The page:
Service + Solidarity Spotlight: Black Training Leaders in the Bricklayers Discuss How to Support People of Color in Your Union


Working people across the United States have stepped up to help out our friends, neighbors and communities during these trying times. In our regular Service + Solidarity Spotlight series, we’ll showcase one of these stories every day. Here’s today’s story.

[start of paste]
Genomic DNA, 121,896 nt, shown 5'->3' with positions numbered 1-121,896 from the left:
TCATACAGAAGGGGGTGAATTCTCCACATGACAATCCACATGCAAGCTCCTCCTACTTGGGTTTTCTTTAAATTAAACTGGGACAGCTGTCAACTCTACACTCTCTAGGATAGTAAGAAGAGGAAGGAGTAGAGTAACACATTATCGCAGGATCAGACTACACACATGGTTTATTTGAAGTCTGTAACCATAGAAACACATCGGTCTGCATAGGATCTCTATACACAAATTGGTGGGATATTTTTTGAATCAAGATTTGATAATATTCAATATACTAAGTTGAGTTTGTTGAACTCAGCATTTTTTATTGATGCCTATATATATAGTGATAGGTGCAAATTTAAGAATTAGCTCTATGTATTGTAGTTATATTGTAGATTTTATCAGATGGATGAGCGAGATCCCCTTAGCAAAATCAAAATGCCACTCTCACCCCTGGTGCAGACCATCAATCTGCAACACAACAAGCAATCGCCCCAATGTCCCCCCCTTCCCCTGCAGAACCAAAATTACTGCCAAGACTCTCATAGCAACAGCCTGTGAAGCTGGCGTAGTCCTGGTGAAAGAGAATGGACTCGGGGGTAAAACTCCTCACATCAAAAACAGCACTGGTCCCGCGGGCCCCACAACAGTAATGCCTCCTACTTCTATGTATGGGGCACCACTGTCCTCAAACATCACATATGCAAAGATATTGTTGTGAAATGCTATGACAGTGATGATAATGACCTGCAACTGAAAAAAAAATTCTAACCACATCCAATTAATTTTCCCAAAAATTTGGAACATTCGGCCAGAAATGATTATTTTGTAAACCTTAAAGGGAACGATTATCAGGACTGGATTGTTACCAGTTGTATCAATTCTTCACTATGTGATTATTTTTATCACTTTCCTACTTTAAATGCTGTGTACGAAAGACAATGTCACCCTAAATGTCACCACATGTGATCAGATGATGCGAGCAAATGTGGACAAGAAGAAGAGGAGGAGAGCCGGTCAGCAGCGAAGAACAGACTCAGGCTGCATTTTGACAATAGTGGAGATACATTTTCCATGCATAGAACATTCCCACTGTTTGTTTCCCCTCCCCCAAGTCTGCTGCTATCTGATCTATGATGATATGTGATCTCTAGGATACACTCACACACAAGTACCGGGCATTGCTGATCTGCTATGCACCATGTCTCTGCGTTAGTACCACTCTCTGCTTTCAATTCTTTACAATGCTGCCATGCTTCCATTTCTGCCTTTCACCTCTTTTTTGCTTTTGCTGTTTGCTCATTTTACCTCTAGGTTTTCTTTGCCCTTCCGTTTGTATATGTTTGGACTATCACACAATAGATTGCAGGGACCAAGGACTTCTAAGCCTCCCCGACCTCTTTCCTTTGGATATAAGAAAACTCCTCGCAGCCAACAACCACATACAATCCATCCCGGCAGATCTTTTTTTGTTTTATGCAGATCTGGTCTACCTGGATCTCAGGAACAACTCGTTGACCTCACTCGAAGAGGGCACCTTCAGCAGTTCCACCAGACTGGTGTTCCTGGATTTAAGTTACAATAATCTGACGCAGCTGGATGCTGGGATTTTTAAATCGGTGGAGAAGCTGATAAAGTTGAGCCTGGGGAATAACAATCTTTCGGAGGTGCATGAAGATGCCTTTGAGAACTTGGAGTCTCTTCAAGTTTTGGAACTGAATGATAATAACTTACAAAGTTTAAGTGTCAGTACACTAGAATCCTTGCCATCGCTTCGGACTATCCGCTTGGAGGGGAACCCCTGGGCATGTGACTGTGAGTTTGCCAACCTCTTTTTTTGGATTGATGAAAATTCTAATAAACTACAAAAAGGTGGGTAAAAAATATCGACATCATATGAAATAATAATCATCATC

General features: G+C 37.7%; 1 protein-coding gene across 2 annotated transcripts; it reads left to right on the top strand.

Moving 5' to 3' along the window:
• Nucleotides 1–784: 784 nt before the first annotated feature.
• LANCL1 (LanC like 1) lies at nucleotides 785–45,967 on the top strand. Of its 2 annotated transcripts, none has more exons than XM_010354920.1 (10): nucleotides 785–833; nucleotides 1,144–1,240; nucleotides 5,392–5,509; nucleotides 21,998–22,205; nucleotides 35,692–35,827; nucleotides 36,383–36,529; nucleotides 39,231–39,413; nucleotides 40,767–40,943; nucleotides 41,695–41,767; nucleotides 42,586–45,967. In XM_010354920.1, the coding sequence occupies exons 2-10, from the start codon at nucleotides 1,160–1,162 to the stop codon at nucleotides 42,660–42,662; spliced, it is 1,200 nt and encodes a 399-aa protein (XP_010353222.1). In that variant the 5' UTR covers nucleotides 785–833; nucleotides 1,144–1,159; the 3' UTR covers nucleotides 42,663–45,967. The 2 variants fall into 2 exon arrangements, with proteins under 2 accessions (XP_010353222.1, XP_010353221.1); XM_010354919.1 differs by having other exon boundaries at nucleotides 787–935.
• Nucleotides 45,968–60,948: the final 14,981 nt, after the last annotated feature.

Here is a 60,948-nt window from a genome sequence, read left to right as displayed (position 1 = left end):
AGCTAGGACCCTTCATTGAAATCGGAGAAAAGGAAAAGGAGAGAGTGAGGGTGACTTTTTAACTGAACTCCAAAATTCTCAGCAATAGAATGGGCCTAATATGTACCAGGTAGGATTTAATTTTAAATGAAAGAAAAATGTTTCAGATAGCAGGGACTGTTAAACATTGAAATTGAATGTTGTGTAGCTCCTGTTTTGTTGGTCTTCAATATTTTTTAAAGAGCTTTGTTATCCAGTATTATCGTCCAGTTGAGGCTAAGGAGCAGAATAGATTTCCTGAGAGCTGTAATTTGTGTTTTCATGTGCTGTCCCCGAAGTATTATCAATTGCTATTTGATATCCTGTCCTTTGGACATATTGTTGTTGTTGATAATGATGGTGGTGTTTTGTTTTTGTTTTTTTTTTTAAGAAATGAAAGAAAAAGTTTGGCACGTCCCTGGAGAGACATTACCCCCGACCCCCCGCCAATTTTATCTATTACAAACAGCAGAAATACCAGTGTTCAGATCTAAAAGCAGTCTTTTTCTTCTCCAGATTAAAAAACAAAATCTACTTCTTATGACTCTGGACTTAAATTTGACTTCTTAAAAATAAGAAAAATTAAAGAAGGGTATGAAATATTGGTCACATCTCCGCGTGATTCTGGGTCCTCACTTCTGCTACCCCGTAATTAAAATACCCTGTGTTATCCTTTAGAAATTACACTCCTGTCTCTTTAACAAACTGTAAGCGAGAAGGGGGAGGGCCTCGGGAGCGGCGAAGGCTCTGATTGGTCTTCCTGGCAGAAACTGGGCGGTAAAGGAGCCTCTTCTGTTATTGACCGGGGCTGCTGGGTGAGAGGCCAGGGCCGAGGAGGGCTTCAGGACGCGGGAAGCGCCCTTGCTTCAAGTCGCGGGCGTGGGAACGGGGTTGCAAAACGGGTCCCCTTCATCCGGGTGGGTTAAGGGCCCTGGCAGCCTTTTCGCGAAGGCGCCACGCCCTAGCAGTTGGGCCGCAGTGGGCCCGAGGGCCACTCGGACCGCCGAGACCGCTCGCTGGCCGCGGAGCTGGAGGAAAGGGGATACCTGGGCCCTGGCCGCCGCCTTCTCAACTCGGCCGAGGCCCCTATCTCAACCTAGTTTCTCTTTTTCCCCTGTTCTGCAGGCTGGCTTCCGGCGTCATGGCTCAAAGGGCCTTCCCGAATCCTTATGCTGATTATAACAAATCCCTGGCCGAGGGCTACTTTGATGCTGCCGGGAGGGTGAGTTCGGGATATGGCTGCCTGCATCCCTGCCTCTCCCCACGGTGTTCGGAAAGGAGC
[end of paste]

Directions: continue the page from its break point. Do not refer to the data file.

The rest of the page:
Kay Whigan (BAC) stands 6 feet, 3 inches tall and carries a deep and booming voice. A welding instructor at the John J. Flynn Bricklayers (BAC)/IMI International Training Center in Maryland, he admits that one of his biggest fears about becoming an instructor was how his students would perceive him. As a Black man who grew up in Alabama, Whigan said he is no stranger to racism. So as an instructor, he worried that his appearance might be intimidating. “I wasn’t sure I wanted to take the job,” said Whigan, who said he was tapped some years ago for a foreman role. “They told me I’d be good at it because of how I carry myself and how I treat people. When I’m working with someone—whether it’s a student in the shop or a worker on the job—I want them to feel nourished and uplifted. We need to make a point to lend one another a helping hand.” Click here to read more about what Black training leaders are doing to build a more diverse and inclusive union.